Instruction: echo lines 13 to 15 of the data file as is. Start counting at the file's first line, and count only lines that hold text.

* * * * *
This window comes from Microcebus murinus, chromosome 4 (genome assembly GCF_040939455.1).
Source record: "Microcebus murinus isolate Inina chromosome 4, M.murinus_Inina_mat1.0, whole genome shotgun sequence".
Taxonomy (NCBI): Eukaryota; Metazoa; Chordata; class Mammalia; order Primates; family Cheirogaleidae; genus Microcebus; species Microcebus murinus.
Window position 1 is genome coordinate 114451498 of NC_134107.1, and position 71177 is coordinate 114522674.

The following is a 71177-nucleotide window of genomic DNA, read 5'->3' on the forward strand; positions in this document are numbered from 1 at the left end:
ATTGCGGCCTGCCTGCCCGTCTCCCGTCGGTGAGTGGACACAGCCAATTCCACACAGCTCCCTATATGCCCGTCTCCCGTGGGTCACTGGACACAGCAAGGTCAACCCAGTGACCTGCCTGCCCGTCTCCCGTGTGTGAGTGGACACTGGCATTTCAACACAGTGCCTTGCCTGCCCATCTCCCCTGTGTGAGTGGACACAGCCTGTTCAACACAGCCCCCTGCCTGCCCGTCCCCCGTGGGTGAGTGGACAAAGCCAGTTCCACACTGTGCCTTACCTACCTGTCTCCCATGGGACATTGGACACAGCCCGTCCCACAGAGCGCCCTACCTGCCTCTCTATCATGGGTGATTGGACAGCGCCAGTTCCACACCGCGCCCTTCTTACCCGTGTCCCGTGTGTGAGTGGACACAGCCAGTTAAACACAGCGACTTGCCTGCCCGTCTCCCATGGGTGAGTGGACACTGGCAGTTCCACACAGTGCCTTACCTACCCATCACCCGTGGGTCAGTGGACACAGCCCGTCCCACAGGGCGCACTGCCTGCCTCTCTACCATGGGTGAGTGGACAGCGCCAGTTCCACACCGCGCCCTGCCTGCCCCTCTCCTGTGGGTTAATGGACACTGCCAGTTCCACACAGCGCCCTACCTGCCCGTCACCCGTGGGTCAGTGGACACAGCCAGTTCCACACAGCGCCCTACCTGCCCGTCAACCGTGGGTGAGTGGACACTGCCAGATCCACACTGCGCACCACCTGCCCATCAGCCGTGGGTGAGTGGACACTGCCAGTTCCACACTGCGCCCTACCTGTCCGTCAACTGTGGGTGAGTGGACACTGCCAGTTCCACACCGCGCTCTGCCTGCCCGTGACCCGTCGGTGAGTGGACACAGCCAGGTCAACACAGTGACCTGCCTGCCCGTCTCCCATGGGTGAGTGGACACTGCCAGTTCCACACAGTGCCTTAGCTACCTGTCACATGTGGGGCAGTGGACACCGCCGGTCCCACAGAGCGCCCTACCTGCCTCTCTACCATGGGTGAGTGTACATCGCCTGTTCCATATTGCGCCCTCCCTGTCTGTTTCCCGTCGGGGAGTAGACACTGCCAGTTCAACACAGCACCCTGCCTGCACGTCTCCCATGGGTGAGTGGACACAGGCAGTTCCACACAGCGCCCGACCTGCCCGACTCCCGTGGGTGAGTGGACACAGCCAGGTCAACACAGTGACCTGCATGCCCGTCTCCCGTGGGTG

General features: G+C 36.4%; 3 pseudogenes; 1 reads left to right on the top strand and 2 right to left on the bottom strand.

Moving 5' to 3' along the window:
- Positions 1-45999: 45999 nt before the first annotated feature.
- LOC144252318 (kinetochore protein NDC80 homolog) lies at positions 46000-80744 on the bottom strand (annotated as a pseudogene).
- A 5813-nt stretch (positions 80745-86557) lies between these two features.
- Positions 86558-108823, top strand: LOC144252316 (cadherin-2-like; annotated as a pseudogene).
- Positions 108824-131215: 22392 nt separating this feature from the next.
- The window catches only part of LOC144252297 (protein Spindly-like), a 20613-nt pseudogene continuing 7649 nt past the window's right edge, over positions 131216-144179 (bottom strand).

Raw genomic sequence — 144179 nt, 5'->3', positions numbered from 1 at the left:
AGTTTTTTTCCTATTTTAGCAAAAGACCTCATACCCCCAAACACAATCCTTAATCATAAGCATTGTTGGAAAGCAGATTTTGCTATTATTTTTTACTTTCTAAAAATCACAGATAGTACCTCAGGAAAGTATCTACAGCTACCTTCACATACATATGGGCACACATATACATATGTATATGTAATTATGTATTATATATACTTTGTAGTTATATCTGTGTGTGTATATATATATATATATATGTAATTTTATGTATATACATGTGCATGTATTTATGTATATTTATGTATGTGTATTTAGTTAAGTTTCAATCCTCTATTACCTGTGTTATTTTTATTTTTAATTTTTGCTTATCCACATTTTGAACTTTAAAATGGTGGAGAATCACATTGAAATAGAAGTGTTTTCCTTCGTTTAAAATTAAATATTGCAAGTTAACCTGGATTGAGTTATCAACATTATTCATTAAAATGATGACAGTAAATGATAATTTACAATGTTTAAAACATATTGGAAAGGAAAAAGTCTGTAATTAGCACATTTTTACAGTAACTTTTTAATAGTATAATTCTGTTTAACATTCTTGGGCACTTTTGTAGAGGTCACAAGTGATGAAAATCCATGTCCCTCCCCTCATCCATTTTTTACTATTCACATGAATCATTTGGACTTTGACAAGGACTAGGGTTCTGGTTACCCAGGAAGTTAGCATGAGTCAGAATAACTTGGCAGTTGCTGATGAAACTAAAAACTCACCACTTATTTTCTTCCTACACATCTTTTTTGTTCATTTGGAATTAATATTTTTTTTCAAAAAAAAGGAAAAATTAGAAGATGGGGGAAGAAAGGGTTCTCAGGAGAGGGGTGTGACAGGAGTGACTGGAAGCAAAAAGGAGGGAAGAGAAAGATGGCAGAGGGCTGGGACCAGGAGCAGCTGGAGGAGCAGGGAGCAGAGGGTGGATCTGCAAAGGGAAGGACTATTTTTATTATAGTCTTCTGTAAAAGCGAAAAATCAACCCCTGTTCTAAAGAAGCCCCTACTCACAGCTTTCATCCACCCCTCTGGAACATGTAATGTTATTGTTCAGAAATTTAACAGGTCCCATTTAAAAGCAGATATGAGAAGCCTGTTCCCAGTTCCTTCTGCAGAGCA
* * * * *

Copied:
- Positions 108824-131215: 22392 nt separating this feature from the next.
- The window catches only part of LOC144252297 (protein Spindly-like), a 20613-nt pseudogene continuing 7649 nt past the window's right edge, over positions 131216-144179 (bottom strand).

Raw genomic sequence — 144179 nt, 5'->3', positions numbered from 1 at the left: